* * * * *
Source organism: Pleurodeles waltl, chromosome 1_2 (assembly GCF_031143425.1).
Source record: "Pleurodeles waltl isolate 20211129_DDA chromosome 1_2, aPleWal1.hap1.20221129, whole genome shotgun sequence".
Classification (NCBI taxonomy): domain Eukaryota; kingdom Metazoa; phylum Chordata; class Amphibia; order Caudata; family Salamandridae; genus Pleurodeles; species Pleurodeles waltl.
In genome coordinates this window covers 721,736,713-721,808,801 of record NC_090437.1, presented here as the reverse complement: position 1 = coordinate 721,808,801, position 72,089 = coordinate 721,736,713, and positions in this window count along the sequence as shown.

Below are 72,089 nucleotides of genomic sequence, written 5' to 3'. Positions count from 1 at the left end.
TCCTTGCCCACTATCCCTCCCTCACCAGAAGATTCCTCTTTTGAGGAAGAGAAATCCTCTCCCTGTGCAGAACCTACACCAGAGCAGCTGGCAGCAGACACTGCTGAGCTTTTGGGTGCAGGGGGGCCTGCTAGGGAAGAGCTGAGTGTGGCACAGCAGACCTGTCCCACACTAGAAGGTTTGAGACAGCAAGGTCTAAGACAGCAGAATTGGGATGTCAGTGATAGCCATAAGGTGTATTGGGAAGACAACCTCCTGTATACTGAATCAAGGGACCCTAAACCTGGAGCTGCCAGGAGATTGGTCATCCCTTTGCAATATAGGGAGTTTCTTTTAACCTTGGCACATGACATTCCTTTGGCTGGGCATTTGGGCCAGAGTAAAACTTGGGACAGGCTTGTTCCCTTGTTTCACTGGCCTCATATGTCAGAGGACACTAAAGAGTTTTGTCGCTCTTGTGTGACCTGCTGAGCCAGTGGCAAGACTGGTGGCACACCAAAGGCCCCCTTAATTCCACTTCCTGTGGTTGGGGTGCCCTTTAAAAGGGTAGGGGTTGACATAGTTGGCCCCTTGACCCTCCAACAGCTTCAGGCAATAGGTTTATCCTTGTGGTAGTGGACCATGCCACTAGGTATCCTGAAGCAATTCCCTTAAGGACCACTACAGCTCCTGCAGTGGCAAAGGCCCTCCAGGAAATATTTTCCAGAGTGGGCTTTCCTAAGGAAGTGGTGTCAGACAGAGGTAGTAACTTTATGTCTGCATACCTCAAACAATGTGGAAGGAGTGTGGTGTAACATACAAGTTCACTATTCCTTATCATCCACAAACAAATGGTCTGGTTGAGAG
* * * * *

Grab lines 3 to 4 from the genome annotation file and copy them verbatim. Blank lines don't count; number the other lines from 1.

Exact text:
Classification (NCBI taxonomy): domain Eukaryota; kingdom Metazoa; phylum Chordata; class Amphibia; order Caudata; family Salamandridae; genus Pleurodeles; species Pleurodeles waltl.
In genome coordinates this window covers 721,736,713-721,808,801 of record NC_090437.1, presented here as the reverse complement: position 1 = coordinate 721,808,801, position 72,089 = coordinate 721,736,713, and positions in this window count along the sequence as shown.